That would mean 224,000 more lives lost in the US over the next four months.
“If a herd immunity strategy is pursued, meaning no further government intervention is taken from now to Jan 1st, the death toll could increase to 620,000,” according to IHME’s briefing.
The death rate could reach nearly 3,000 a day by December, an unprecedented number, due in part to “declining vigilance of the public,” the IHME expects. For now, the model points to declining mask use in some regions from peak usage in early August.
The IHME model is more aggressive in its predictions than others. It comes a day after a new CDC ensemble forecast predicted 211,000 US deaths from Covid-19 by September 26.
Coronavirus has infected over 6.1 million people nationwide, and more than 186,800 have died, according to Johns Hopkins University.
Campuses urged to ban tobacco use in the fall
Lawmakers are reiterating a call for universities and college campuses to prohibit tobacco use this fall due to the pandemic.
In a letter to the Centers for Disease Control and Prevention, Democratic lawmakers urged the federal health agency to review its Covid-19 guidelines and recommend no smoking, vaping or chewing tobacco in schools.
The letter cites a study suggesting that young people who’ve used e-cigarettes can be five times more likely to be diagnosed with Covid-19. Stanford University researchers published the report last month in the Journal of Adolescent Health.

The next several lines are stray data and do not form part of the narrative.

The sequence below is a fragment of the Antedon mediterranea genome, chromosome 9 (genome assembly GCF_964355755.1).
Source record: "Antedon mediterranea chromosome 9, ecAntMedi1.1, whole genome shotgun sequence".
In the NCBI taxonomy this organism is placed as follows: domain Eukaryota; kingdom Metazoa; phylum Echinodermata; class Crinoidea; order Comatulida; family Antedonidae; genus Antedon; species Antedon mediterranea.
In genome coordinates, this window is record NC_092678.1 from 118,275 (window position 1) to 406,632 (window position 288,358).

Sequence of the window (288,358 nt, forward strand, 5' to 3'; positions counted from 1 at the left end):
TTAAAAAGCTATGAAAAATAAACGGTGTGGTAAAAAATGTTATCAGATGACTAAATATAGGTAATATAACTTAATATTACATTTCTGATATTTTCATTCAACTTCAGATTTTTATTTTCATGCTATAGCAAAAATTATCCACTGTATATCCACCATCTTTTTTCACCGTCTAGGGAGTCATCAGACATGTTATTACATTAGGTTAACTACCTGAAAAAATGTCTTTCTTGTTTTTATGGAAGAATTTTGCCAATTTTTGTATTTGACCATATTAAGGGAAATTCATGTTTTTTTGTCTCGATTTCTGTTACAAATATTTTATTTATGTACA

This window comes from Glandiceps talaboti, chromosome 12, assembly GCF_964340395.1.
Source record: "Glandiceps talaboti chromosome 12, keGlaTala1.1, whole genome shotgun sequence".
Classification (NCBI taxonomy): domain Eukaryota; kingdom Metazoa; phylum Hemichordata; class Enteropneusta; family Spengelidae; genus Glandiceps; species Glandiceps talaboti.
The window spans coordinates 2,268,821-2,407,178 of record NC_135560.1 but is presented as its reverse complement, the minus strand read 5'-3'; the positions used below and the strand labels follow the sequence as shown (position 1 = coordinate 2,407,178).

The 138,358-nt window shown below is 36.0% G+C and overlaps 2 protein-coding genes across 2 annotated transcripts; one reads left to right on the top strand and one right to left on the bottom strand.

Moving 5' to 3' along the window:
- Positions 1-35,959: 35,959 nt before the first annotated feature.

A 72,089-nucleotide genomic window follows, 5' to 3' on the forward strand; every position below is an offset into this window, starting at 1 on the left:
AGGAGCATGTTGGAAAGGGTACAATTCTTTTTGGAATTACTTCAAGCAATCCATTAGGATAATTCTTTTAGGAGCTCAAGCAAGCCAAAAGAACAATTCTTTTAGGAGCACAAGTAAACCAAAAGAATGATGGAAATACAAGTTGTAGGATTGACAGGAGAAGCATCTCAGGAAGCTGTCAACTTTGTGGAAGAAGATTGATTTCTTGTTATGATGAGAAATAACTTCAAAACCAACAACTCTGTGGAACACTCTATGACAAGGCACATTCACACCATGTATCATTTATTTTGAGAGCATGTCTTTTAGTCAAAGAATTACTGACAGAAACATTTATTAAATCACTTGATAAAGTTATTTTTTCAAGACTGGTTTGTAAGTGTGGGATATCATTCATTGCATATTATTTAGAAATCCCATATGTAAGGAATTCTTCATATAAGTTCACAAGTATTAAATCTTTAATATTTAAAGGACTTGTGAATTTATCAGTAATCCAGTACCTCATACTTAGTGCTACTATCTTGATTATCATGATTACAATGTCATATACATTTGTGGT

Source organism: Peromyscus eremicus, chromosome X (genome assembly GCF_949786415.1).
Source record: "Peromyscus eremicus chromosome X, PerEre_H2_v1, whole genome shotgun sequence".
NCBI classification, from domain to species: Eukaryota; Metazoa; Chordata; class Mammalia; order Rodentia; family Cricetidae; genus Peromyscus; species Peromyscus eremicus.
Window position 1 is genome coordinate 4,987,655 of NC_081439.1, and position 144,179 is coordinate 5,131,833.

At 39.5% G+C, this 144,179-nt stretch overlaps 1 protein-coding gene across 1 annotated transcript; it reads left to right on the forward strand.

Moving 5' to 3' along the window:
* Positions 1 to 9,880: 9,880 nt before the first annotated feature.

“Following the Stanford study, the University of Nevada, Las Vegas (UNLV) announced that it was banning tobacco use on campus in the fall … In making that decision, UNLV took into account that if someone is smoking, vaping, or chewing tobacco, they cannot be complying with requirements to wear a mask,” Rep. Raja Krishnamoorthi and Senate Democratic Whip Dick Durbin wrote in the letter.
With the public health risk posed by coronavirus, they said, the CDC should “act quickly and forcefully.”
Last month, Krishnamoorthi wrote a letter to the Food and Drug Administration asking it to temporarily clear the market of all e-cigarettes during the coronavirus crisis. He wrote it on behalf of the Subcommittee on Economic and Consumer Policy.
Young people urged to be cautious
More young people are getting infected with the coronavirus at higher numbers. Experts fear that will only grow as many colleges and schools reopen.
In August alone, for example, nearly 7,000 people between ages 18-24 tested positive for Covid-19 in Missouri, Gov. Mike Parson said. About 30% of the new cases in the state are among that age group.
“While young, healthy people are likely to have mild symptoms and quick recoveries … they may unknowingly carry Covid-19 to someone older or with underlying conditions, who is unable to fight off the virus. This is why it is so important for young people to take precautions and understand the responsibility,” Parson said.
While more young people continue to test positive, the vast majority of them have not required hospitalization.